1. Drew Brees did a magnificent job moving the Patriots' defensive backs with his head and pump-fakes. He's a master at that. And when he threw, most often he dropped the ball perfectly into the place he wanted it. On the 38-yard touchdown to Robert Meachem late in the first half, Meachem was blanketed, yet the ball fell right into his hands at the goal line. You can't throw a better ball than that.

2. New England has faced two top-10 offenses in the first 12 weeks of the season. The Colts and Saints have put 73 points (nine touchdown passes) on the board, with 887 total yards.

3. The Patriots have no pass-rusher who scares anyone, no cover corner who quarterbacks fear. With potential playoff matches against Peyton Manning, Bon Roethlisberger, Carson Palmer or Philip Rivers, it's clear New England will have to score in the 30s to have a chance to win playoff games. Having said that, count me as one who thinks it's not over for the Patriots. I look at this scenario: They'll likely have a home wild-card game, and if they're lucky, they'll face Cincinnati on the road in the second round of the playoffs. Tough game, surely, but a winnable one; Cincinnati's 0-3 in AFC games out of the division. Then perhaps a rematch at Indianapolis against the very well-rested Colts. Who knows?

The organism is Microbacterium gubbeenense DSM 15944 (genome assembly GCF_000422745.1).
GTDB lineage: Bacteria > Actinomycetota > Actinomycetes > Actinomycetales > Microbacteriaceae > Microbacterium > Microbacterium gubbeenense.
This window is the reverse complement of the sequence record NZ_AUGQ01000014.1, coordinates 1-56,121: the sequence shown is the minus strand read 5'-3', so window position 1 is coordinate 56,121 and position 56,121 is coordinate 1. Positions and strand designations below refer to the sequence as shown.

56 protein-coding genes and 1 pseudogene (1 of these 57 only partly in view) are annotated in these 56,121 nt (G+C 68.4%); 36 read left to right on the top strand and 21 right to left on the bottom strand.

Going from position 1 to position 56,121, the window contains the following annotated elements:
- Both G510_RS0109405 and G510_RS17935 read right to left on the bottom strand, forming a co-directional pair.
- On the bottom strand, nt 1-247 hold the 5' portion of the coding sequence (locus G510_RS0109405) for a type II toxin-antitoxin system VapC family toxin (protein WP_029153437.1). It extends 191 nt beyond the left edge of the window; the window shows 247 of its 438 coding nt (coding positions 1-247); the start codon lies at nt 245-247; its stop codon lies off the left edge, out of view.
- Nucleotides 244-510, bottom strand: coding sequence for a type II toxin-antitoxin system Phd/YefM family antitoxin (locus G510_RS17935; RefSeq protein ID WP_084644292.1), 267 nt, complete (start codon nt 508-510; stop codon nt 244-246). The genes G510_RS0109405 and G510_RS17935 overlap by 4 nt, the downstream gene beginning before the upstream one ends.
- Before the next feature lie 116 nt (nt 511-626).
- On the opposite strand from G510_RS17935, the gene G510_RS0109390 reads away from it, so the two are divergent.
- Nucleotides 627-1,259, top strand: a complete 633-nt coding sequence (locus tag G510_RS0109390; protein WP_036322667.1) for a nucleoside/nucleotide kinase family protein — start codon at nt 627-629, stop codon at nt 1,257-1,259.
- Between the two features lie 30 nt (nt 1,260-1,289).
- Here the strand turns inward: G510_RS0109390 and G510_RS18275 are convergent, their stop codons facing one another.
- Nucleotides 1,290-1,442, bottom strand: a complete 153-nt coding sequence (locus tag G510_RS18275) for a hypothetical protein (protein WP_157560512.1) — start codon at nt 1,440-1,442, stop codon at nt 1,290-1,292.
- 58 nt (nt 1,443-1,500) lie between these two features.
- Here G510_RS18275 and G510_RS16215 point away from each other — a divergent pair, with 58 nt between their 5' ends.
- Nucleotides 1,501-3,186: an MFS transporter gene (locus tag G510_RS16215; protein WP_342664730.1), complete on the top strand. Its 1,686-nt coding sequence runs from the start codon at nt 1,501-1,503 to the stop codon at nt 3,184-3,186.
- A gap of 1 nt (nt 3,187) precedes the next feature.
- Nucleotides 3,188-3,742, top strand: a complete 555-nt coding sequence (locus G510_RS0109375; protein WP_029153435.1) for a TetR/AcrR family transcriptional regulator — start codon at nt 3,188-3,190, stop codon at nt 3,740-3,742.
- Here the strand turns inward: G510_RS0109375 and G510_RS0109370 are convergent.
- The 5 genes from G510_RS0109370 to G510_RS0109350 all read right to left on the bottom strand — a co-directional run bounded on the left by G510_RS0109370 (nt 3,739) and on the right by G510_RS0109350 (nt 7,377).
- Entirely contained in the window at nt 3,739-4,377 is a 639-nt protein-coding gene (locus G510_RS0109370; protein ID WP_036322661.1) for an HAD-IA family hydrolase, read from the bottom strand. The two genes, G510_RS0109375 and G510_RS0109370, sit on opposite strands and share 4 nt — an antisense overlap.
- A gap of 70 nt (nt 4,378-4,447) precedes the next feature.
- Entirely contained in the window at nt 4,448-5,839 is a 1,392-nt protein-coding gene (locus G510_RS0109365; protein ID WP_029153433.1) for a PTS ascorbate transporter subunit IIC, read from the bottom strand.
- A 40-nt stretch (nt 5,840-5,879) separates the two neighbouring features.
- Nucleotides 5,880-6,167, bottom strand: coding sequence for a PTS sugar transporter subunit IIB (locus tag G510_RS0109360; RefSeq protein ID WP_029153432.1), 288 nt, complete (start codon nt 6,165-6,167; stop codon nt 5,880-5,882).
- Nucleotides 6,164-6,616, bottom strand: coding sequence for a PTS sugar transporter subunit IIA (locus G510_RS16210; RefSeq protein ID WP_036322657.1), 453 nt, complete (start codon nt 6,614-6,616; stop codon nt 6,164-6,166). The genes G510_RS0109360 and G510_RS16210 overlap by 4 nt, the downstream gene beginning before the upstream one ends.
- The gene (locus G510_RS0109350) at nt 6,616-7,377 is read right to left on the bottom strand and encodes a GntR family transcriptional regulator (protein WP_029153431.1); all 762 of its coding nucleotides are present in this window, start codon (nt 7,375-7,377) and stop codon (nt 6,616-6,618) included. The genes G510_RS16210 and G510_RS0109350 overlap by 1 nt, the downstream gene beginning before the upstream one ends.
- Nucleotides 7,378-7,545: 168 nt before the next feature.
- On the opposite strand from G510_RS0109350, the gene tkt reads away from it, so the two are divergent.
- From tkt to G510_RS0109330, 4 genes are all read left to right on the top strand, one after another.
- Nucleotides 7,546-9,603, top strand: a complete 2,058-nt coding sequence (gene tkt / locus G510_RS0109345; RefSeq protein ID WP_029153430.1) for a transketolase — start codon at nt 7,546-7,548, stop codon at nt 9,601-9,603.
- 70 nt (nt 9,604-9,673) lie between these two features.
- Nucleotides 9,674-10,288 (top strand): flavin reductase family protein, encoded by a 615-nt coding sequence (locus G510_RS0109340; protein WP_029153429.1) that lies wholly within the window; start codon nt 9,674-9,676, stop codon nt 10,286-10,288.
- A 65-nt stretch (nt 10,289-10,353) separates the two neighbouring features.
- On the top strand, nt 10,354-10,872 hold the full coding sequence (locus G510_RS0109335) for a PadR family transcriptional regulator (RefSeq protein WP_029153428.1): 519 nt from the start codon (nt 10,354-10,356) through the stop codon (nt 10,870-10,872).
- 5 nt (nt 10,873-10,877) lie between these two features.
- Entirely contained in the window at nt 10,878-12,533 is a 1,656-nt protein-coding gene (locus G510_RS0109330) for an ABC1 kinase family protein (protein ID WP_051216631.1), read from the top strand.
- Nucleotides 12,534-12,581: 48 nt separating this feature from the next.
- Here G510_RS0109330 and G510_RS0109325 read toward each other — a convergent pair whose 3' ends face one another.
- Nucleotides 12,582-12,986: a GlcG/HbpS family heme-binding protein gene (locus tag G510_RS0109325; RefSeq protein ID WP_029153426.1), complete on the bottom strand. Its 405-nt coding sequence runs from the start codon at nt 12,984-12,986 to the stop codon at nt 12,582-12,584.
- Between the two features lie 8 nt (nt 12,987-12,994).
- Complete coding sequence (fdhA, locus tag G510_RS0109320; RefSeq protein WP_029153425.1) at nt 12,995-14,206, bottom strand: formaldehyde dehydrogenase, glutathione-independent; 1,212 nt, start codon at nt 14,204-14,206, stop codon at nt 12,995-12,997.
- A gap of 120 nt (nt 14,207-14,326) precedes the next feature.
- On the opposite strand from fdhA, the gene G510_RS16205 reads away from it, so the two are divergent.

Aaron Schatz, the Football Outsiders czar and good football-thinker, e-mailed me after the game with this reminder: "Why should this loss matter to the Patriots in the long run? Is this loss worse than some of the losses Arizona had last year? Or that the Colts had to the Jags in 2006? We're all going to go crazy about how important this game is, and how it establishes the Saints and the Patriots are in trouble ... but in truth, it means just as much as last Dec. 14, when TARVARIS JACKSON of all people threw three touchdowns and Arizona lost to Minnesota AT HOME by 35-14.'' There you go.

4. That first-round pick in 2011 from Oakland will look awfully nice in 17 months. Right now, the Richard Seymour trade for the first-round pick with the Raiders looks like a dumb move. No matter how often Seymour took plays off and didn't make an impact, last night's game is the kind in which the Patriots desperately needed him.

5. Gregg Williams doesn't need a résumé to show owners when/if he's interviewed for head-coaching jobs this winter. All he has to show is the video of this game, with the havoc he created in defending Brady.